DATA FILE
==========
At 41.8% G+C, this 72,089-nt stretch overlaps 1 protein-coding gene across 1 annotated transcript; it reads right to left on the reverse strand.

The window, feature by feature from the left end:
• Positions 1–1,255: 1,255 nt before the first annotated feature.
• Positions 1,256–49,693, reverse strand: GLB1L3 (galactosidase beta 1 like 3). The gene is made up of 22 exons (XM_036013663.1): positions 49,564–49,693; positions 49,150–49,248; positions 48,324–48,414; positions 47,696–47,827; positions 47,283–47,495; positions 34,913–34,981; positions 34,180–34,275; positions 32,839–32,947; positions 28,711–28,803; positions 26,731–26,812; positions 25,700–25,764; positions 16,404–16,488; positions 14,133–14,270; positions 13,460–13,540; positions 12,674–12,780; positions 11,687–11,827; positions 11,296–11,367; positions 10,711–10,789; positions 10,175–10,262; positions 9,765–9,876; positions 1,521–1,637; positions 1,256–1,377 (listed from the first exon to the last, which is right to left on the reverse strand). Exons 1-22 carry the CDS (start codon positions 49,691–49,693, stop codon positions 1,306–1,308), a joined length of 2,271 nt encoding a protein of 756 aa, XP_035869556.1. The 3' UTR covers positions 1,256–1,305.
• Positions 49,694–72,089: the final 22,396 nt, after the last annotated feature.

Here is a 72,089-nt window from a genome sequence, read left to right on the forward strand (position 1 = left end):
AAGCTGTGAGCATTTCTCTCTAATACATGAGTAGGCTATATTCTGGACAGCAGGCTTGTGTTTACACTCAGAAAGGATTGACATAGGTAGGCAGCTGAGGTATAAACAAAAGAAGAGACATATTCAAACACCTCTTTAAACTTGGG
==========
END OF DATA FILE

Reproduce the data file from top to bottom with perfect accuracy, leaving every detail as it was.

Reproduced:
At 41.8% G+C, this 72,089-nt stretch overlaps 1 protein-coding gene across 1 annotated transcript; it reads right to left on the reverse strand.

The window, feature by feature from the left end:
• Positions 1–1,255: 1,255 nt before the first annotated feature.
• Positions 1,256–49,693, reverse strand: GLB1L3 (galactosidase beta 1 like 3). The gene is made up of 22 exons (XM_036013663.1): positions 49,564–49,693; positions 49,150–49,248; positions 48,324–48,414; positions 47,696–47,827; positions 47,283–47,495; positions 34,913–34,981; positions 34,180–34,275; positions 32,839–32,947; positions 28,711–28,803; positions 26,731–26,812; positions 25,700–25,764; positions 16,404–16,488; positions 14,133–14,270; positions 13,460–13,540; positions 12,674–12,780; positions 11,687–11,827; positions 11,296–11,367; positions 10,711–10,789; positions 10,175–10,262; positions 9,765–9,876; positions 1,521–1,637; positions 1,256–1,377 (listed from the first exon to the last, which is right to left on the reverse strand). Exons 1-22 carry the CDS (start codon positions 49,691–49,693, stop codon positions 1,306–1,308), a joined length of 2,271 nt encoding a protein of 756 aa, XP_035869556.1. The 3' UTR covers positions 1,256–1,305.
• Positions 49,694–72,089: the final 22,396 nt, after the last annotated feature.

Here is a 72,089-nt window from a genome sequence, read left to right on the forward strand (position 1 = left end):
AAGCTGTGAGCATTTCTCTCTAATACATGAGTAGGCTATATTCTGGACAGCAGGCTTGTGTTTACACTCAGAAAGGATTGACATAGGTAGGCAGCTGAGGTATAAACAAAAGAAGAGACATATTCAAACACCTCTTTAAACTTGGG